What a difference just a few years make.
It was in 2014 that a Yahoo! story labeled Columbus and nine other communities near the bottom of a Gallup-Healthways Well-Being Index as among the most “miserable” in America. It hammered Columbus for its low percentage of college graduates, residents’ nicotine habits, a lack of financial resources, and even mental outlook. It went as far as to say nearly one in four people did not like the city in which they live.
“Columbus area residents were among the most depressed in the country,” the website’s story stated. “Roughly 24 percent said they had been told by a physician or nurse that they suffered from depression, one of the highest percentages in the country.”
Other cities on the dubious 2012-2013 list, generated from telephone surveys and data, from the bottom up, were Chattanooga, Tenn.-Ga., Evansville, Ind.-Ky., Mobile, Ala., Shreveport-Bossier City, La., Beaumont-Port Arthur, Tex., Hickory-Lenoir-Morganton, N.C., Spartanburg, S.C., Redding, Calif., Charleston, W.Va., and Huntington-Ashland, a metro area where the West Virginia, Kentucky and Ohio borders meet.
The outlook for Columbus, apparently, is not so dire in the latest Gallup-Healthways Well-Being Index released this week for 2015-2016. In fact, the city is No. 68 out of 189 communities surveyed, making it the highest-ranked city on the list in Georgia. The only other Peach State cities in the overall community well-being rankings are Atlanta-Sandy Springs-Roswell at No. 83, Augusta at No. 87 and Savannah at No. 162.
Alabama cities surveyed for their state of well-being were Daphne-Fairhope-Foley at No. 34, Birmingham-Hoover at No. 76, Huntsville at No. 100, Mobile at No. 102 and Montgomery at No. 180. And, of course, the Columbus metro area also includes Russell County and Phenix City in Alabama.
Specifically, Columbus rated near the top in the latest survey in the areas of sense of purpose and social activity, but was deep in the middle of the pack of communities in terms of physical health. In fact, the city in 2015 was rated among the worst for its incidences of diabetes. Residents as a whole also fared worse in the area of financial resources and were not far from the bottom in terms of overall community well-being.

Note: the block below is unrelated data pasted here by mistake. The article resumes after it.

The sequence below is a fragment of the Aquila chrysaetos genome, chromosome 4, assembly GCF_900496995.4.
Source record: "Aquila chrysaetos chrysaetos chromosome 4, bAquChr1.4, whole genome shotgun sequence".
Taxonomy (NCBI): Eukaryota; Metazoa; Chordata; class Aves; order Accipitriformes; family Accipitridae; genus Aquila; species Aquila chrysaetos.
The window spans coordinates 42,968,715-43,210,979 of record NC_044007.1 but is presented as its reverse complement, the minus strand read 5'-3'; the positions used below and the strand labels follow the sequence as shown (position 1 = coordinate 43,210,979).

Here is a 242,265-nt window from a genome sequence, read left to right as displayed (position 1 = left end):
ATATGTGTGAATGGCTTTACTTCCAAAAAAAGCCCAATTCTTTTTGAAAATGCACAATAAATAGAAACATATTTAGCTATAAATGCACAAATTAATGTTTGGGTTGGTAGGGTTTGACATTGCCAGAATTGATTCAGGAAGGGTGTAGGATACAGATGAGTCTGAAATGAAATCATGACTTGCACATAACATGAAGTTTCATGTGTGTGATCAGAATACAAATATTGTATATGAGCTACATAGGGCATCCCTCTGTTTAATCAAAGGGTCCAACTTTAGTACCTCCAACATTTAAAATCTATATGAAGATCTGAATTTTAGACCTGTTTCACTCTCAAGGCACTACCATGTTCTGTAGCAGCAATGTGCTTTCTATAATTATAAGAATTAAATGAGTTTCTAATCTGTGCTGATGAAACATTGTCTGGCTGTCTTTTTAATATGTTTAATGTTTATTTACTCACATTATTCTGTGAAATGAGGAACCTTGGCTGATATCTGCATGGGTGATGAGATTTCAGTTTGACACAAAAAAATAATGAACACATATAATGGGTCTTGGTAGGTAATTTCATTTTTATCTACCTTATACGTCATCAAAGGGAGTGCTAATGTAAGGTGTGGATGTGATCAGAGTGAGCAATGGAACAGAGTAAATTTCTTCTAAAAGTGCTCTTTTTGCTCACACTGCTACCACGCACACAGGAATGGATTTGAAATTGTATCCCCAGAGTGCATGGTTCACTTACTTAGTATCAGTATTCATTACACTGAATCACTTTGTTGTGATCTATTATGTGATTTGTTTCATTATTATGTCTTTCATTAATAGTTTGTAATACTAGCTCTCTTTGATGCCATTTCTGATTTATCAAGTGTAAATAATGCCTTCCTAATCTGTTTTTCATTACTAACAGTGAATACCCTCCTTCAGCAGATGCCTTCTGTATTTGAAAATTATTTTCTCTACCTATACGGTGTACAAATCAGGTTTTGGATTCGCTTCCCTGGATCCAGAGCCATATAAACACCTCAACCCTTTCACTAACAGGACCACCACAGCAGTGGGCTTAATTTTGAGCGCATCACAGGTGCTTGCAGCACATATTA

“Where you live can impact your health and well-being. Innovative leaders are transforming their communities to create improvements in how people socialize, work, eat, play and move,” Michael Acker, general manager of the Blue Zones Project at Healthways, said in the report. “These changes are empowering citizens to make healthier choices, be more productive and have better quality of life. Employers, health systems and community leaders are poised to create positive change by promoting meaningful and measurable actions towards better well-being. And, by doing so, they invest in a brighter future for all.”
That said, the U.S. cities with the highest levels of well-being, according to Gallup-Healthways, are Naples-Immokalee-Marco Island, Fla., Barnstable Town, Mass., Santa Cruz-Watsonville, Calif., Urban Honolulu, Hawaii, North Port-Sarasota-Bradenton, Fla., San Luis Obispo-Paso Robles, Calif., Lynchburg, Va., Hilton Head Island-Bluffton-Beaufort, S.C., and Boulder, Colo.
The unfortunate ones at the bottom — in the latest survey at least — are Montgomery, Ala., Erie, Pa., Beaumont-Port Arthur, Texas, Chico, Calif., Flint, Mich., Canton-Massillon, Ohio, Topeka, Kan., Huntington-Ashland, West Va.-Ky.-Ohio, Hickory-Lenoir-Morganton, N.C., and Fort Smith, Ark.-Okla.
You’ll notice that three of those communities on the so-called “miserable” list in 2012-2013 are still flailing away in 2015-2016. Their languishing near the bottom and Columbus lifting itself up should be motivation for everyone.